What's more, since "community-based" treatments were widely regarded as superior to putting all but the most severely mentally ill into distant state facilities, the state's penny-pinching would actually improve the results--or so the theory went.

In practice, however, according to the NCPA report: "Mental Health Reform is based on community capacity being developed, and since such capacity has not yet been fully developed throughout the state, it could be argued that these results are to be expected"--these results being: (1) Community hospitals not expanding to meet the need, and in fact closing psychiatric units; (2) health-care professionals getting out of the public sector in search of patients with money; and (3) more medically indigent consumers needing care and not getting it.

Why has community capacity not been developed in Wake County? Let's follow the finger-pointing a bit longer.

Akland pointed to WakeMed, formerly county-owned but now a nonprofit, and to the other two hospitals in the county, owned respectively by UNC (Rex) and Duke (Raleigh Community). Wake is the only large county (over 200,000 population) in the state without any private psychiatric hospital beds. That's disgraceful, she said.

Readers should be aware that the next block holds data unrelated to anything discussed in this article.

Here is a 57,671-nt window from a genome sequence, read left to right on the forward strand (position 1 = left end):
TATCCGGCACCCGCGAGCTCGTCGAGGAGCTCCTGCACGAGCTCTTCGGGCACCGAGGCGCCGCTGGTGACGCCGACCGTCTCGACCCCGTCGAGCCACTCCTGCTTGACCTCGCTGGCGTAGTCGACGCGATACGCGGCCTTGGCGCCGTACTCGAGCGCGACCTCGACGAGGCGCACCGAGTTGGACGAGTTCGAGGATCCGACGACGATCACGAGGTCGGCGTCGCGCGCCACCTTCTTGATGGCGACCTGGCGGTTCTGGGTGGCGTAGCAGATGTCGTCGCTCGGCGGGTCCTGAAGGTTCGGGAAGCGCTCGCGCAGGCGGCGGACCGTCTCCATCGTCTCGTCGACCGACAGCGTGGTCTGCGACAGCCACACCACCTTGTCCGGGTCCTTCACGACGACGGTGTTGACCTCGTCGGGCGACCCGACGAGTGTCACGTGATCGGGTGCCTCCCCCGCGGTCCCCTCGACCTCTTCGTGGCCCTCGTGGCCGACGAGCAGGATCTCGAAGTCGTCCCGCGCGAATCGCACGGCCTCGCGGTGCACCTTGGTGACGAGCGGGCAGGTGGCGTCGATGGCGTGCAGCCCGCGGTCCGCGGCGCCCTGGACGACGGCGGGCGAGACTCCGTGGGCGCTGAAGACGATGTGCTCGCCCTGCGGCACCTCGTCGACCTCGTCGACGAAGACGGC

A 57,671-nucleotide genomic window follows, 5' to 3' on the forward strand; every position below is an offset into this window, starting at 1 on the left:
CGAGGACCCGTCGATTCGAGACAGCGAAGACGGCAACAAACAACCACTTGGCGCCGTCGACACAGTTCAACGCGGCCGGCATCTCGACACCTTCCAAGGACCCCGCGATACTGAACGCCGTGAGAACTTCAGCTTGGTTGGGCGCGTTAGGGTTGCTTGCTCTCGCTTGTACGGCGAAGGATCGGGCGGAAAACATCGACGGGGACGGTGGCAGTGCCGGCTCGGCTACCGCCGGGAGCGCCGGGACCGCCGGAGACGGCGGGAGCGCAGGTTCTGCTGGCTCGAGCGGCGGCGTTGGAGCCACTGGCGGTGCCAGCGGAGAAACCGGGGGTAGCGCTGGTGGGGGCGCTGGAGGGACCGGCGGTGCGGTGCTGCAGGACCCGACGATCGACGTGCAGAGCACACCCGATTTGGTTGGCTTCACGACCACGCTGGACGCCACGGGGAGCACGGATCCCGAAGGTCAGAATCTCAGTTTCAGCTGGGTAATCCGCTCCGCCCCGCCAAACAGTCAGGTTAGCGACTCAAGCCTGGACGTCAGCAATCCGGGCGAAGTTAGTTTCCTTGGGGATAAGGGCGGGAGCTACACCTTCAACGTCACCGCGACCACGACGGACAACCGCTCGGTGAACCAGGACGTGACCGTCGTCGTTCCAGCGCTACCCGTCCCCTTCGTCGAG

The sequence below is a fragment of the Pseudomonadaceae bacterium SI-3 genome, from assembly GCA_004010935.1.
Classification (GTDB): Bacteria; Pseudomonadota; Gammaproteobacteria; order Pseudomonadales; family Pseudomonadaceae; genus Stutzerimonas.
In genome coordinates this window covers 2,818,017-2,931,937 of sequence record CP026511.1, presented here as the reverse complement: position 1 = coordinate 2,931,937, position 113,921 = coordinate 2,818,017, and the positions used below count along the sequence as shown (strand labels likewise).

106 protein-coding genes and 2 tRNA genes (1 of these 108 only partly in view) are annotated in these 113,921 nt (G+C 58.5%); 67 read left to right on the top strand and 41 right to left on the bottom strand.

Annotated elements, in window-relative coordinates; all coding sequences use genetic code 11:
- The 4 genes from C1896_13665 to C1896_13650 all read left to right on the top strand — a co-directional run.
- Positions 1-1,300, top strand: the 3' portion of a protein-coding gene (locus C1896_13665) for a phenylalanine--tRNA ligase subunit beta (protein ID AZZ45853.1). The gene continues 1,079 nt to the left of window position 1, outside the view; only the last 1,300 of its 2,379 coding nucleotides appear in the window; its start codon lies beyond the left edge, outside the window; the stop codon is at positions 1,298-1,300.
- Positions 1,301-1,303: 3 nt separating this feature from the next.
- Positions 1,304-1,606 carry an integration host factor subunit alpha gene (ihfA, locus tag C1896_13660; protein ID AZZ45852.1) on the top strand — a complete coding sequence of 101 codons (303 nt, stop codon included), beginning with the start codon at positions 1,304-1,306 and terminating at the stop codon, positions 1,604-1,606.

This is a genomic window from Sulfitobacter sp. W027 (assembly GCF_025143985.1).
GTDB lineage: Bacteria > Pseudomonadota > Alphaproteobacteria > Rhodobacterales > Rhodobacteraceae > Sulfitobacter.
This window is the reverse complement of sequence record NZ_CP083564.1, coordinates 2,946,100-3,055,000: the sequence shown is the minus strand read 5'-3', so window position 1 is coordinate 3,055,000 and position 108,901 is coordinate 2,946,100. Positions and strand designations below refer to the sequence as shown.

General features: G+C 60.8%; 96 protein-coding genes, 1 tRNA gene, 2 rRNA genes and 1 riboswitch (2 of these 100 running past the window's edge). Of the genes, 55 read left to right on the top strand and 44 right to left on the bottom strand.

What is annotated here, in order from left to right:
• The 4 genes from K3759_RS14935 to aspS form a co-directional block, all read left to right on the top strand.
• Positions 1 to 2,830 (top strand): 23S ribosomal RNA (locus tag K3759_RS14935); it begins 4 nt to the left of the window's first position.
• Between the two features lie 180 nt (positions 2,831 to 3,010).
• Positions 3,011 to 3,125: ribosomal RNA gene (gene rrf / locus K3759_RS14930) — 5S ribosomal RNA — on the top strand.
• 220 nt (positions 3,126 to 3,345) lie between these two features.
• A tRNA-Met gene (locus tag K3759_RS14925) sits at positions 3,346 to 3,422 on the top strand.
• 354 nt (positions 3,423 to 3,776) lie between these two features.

Yes, said Maria Spaulding, the county's human services director, and what's even more embarrassing is to compare Wake County to Mecklenburg (Charlotte). Wake's hospitals have zero beds, while Mecklenburg's have 73, which is why Wake County sends its residents to Dix at about 10 times the rate that Mecklenburg's residents end up in a state hospital. Wake's admissions to Dix run between 140 and 170 a month these days, and are up almost 9 percent since the "state plan" came out.

Mecklenburg, Spaulding said, which has never had a state hospital close by (Broughton, the nearest, is in Morganton), has historically shouldered its own mental health costs--with some state aid, it should be noted--while Wake has fobbed more of its costs off on the state. "It is Wake County's responsibility" to step up now, Spaulding declared.

Well, Bryan thought he was doing that when he put a local psychiatric hospital on top of Wake County's list of priorities this year and--backed by the four other Republicans and two Democrats on the county commissioners--pledged $10 million to build it. He also got the Wake ABC board to pledge $5 million more from booze taxes.